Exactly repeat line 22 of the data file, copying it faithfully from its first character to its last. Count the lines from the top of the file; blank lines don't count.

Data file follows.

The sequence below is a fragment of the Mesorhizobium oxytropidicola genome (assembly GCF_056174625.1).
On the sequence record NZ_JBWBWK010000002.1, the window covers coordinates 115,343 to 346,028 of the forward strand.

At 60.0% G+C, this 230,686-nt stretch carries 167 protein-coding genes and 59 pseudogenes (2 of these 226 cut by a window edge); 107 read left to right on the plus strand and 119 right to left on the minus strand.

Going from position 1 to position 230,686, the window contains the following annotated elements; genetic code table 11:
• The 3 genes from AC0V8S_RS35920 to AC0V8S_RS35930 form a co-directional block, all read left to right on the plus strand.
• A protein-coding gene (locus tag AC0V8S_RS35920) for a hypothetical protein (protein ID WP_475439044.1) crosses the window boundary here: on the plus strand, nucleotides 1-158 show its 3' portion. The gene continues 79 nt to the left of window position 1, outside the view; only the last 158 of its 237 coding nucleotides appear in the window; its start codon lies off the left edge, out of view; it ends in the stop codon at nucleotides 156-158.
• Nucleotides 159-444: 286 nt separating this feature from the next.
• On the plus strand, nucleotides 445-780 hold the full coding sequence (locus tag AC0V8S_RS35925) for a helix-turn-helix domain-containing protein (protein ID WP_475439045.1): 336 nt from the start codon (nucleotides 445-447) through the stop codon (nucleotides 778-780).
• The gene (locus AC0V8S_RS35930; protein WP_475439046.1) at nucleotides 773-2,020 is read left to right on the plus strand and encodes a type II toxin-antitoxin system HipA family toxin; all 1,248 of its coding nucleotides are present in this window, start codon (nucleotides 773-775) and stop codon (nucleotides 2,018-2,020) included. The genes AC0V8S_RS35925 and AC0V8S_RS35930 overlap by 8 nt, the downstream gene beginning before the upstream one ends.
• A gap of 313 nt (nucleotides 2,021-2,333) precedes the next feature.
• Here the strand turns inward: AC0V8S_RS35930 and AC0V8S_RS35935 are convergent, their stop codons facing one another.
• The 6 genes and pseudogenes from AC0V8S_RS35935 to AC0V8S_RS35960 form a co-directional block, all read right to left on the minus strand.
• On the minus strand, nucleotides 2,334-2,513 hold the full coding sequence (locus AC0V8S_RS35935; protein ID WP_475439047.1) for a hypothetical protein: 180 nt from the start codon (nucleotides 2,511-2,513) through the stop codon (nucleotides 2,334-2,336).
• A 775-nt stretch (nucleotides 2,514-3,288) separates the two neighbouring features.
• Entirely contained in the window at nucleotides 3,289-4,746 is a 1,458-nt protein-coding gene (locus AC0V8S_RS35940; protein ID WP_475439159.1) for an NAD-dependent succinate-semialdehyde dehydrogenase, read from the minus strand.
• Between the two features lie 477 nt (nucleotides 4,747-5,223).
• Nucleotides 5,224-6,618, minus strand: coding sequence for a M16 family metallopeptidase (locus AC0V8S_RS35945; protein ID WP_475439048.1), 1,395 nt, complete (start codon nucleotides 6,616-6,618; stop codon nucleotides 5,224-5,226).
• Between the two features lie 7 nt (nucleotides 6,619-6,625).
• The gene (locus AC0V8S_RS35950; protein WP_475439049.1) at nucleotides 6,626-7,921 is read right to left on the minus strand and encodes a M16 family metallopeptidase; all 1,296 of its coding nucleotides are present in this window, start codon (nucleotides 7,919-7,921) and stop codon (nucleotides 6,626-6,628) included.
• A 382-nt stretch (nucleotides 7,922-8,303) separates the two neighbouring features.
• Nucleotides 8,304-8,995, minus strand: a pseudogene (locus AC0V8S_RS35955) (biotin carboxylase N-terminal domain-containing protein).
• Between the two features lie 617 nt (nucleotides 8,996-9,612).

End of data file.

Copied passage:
• Between the two features lie 617 nt (nucleotides 8,996-9,612).